Summating these earlier cases, the court elucidated, “Because of the impracticality of a prosecuting attorney presenting every traffic court violation, this court has permitted the practice of allowing an arresting officer to prosecute the case in magistrate’s court.”  State v. Sossaman, 298 S.C. 72, 73, 378 S.E.2d 259, 260 (1989).

If a police officer can prosecute a traffic offense in magistrate’s and municipal court, a probation agent can certainly present a probation violation case at a probation revocation hearing without engaging in the unauthorized practice of law.  By comparison, a probation revocation proceeding does not even rise to the level of a prosecution, instead being considered a more informal proceeding with respect to notice and proof of the alleged violation.  State v. Franks, 276 S.C. 636 281 S.E.2d 227 (1981).  Due to the copious number of probation revocation hearings held in this state every year, efficiency and practicality require that non-lawyer probation officers be empowered to present at these proceedings on behalf of the State.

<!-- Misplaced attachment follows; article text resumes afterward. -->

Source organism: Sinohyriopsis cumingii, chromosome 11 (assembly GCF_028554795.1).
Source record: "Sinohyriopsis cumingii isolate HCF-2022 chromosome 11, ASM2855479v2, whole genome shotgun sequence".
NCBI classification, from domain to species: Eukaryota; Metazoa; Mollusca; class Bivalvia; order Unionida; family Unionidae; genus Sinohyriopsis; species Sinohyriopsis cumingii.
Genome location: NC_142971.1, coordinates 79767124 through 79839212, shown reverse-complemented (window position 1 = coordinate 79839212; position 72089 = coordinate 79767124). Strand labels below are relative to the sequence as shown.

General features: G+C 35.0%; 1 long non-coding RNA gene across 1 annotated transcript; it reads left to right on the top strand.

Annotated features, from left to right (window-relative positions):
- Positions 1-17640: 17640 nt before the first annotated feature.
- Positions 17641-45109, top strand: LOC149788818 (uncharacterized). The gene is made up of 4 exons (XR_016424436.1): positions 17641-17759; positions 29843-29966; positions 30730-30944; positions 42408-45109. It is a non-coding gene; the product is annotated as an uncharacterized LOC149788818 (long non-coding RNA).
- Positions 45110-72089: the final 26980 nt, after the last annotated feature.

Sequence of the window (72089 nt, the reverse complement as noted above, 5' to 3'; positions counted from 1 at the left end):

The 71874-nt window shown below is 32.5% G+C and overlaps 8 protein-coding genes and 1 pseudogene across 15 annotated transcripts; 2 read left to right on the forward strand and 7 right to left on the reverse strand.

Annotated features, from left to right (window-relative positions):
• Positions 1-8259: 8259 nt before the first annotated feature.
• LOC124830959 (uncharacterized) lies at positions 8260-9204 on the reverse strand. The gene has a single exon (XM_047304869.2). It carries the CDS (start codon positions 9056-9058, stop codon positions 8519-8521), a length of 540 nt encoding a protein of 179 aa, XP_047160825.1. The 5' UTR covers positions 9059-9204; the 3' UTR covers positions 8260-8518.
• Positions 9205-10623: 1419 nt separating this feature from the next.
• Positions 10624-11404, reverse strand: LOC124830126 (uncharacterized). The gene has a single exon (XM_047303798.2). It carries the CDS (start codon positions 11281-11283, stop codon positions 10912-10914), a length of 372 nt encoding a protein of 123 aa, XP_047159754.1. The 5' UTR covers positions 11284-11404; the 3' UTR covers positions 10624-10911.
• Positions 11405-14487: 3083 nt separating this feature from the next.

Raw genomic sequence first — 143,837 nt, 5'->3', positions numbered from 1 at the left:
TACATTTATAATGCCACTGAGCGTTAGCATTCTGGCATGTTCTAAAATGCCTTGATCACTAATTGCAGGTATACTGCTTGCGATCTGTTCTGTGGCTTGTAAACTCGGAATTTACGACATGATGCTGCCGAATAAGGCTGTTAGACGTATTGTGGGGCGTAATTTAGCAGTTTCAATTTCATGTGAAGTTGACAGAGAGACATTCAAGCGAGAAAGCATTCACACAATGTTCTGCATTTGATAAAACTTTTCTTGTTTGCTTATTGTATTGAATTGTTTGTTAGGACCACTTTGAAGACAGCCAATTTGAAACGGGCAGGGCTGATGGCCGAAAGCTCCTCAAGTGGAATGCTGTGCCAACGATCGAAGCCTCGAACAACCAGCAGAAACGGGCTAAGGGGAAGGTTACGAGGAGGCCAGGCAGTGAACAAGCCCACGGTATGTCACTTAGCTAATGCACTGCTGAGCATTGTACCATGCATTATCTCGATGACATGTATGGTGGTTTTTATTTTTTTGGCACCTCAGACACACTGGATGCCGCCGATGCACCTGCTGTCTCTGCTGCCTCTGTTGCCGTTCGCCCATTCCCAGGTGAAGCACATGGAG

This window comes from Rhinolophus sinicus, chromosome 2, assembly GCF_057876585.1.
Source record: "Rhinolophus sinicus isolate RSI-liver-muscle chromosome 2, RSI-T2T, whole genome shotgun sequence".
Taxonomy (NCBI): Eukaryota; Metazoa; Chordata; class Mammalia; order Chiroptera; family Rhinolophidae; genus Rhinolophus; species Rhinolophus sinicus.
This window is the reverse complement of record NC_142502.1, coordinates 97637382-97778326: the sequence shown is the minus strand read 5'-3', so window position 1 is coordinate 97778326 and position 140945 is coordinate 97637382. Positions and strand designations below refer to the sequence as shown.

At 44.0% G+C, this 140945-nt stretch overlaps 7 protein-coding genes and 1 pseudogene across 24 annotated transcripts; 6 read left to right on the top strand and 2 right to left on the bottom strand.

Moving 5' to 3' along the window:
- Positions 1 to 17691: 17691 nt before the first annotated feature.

It is standard practice in South Carolina for a probation agent to appear in court and present the allegations contained in the written violation report described in S.C. Code § 24-21-450.  The probation agent can then answer any questions from the court and the defense attorney regarding the violations contained in the report.  Furthermore, the probation agent’s preparation of a violation report and submission of this report to the court are specifically required by statute.  The probation agent is deemed by statute to be the official representative of the court.  Any appearance by the agent in court to present and explain the charged violations does not constitute the unauthorized practice of law.